7 Essential Data Security Tips When Traveling To China

Vacations in China are synonymous with heritage sites, idyllic locations, exotic cuisines and unforgettable adventures. That’s how we ideally like to remember China. When it comes to personal data, however, being vigilant and cautious when traveling to China is equally important as it can save you a world of trouble.

Statistically, China ranks poorly when it comes to data security. It is also one of the top 15 countries where cyber-attacks originate. These attacks commonly target smartphones, laptops, iPads and any other portable handheld device that stores valuable personal data.

In case it hasn’t occurred to you, portable handheld devices like smartphones are actually an extension of your very identity – they store an array of valuable data such as your contacts, messages, pictures, videos, social media and email accounts, personal information, and even your credit card information.

So we don’t really need to explain the kinds of trouble that you would land in if your data is compromised. Thus, as a tourist traveling to China, it is certainly wise to take precautionary measures to secure your data. Here are 7 essential data security tips you need to keep in mind the next time you travel to China:

1. Use a Password Manager

Use a Password Manager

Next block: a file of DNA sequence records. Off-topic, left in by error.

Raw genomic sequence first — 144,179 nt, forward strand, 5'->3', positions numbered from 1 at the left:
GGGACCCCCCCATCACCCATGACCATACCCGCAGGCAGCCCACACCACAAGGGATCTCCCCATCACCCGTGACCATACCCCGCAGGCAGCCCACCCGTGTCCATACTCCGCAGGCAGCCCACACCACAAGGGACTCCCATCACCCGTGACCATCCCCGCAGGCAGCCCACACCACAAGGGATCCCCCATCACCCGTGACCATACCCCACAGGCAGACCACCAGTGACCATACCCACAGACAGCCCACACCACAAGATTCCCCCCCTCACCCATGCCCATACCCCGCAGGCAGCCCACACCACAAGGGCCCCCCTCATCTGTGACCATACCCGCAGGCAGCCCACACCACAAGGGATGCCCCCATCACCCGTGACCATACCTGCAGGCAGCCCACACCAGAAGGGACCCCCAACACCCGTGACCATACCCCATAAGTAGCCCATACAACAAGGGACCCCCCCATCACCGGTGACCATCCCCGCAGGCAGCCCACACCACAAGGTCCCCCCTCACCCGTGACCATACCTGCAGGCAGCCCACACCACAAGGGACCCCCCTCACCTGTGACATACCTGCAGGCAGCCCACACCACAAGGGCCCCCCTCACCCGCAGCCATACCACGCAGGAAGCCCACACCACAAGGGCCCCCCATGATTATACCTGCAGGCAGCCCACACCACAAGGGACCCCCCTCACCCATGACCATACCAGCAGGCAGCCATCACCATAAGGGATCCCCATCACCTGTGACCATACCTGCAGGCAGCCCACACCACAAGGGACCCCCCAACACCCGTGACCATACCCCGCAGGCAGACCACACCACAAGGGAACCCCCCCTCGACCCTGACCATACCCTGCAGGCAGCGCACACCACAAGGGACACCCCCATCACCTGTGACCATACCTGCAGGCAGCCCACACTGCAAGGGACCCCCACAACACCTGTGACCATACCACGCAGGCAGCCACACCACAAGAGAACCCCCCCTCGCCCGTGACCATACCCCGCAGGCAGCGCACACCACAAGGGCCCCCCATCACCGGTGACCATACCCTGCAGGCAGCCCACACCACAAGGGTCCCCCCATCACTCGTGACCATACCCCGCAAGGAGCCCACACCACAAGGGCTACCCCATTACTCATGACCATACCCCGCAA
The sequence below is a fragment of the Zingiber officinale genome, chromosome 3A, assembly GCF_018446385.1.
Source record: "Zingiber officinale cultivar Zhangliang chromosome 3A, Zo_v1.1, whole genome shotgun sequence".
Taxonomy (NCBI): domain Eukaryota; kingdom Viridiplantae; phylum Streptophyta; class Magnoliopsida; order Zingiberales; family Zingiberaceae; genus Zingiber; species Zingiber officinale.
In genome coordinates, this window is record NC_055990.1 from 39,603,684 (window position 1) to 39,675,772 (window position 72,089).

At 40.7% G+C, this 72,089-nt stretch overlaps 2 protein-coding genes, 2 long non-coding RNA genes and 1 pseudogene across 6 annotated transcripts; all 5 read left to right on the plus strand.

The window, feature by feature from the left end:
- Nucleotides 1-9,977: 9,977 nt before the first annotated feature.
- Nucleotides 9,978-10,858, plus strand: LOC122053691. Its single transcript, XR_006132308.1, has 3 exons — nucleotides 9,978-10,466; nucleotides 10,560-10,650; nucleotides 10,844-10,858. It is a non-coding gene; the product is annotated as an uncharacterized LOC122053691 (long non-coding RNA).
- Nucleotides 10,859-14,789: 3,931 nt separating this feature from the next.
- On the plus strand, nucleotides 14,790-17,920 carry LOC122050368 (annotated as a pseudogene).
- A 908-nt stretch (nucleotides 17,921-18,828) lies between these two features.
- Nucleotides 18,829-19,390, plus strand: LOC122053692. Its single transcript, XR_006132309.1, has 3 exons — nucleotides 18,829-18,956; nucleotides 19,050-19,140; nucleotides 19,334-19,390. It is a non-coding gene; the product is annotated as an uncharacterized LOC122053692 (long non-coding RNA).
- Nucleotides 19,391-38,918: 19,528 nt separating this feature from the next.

One in every four smartphone user doesn’t password-protect their device. When traveling to a high-risk country like China where data theft is rampant, it is imperative that you secure your personal information, accounts and credit card details. One effective way to do this is by using a password manager.

A password manager like Lastpass or Passpack is your first line of defense against hacking. It not only manages your passwords but also protects them with advanced two-factor authentication protocols. Some of the additional benefits of Lastpass include increased password iterations, geo-restricted logins and security notifications.

2. Check geo-tracking and privacy settings

Check geo-tracking and privacy settings

It is common for apps to keep a tab on you by collecting information pertaining to your location. Although it can be useful at times, keeping location-tracking on all the time can be risky. This is especially true about geo-tracking social media apps as they practically share your location with the whole world. Hence, with geo-tracking turned off, it’s that much harder for cyber-criminals to track your location.

3. Keep Bluetooth and Wi-Fi off when not in use

Keep Bluetooth and Wi-Fi off when not in use

If you keep your Wi-Fi on at all times, it may automatically piggyback on any public Wi-Fi within range without even prompting you. Understandably, this makes your device highly susceptible to hacking. Therefore, make sure you switch off both your Wi-Fi and Bluetooth so that your device is less likely to connect to untrusted Wi-Fi networks or devices.

If, however, you need to connect to a Wi-Fi then we suggest you use a VPN to protect and secure your connection. We would recommend you to use a VPN for China that has advanced encryption protocols along with an array of additional security options to stay secure, protected and anonymous when using unsecured public Wi-Fi hotspots.

4. Use incognito mode

Use incognito mode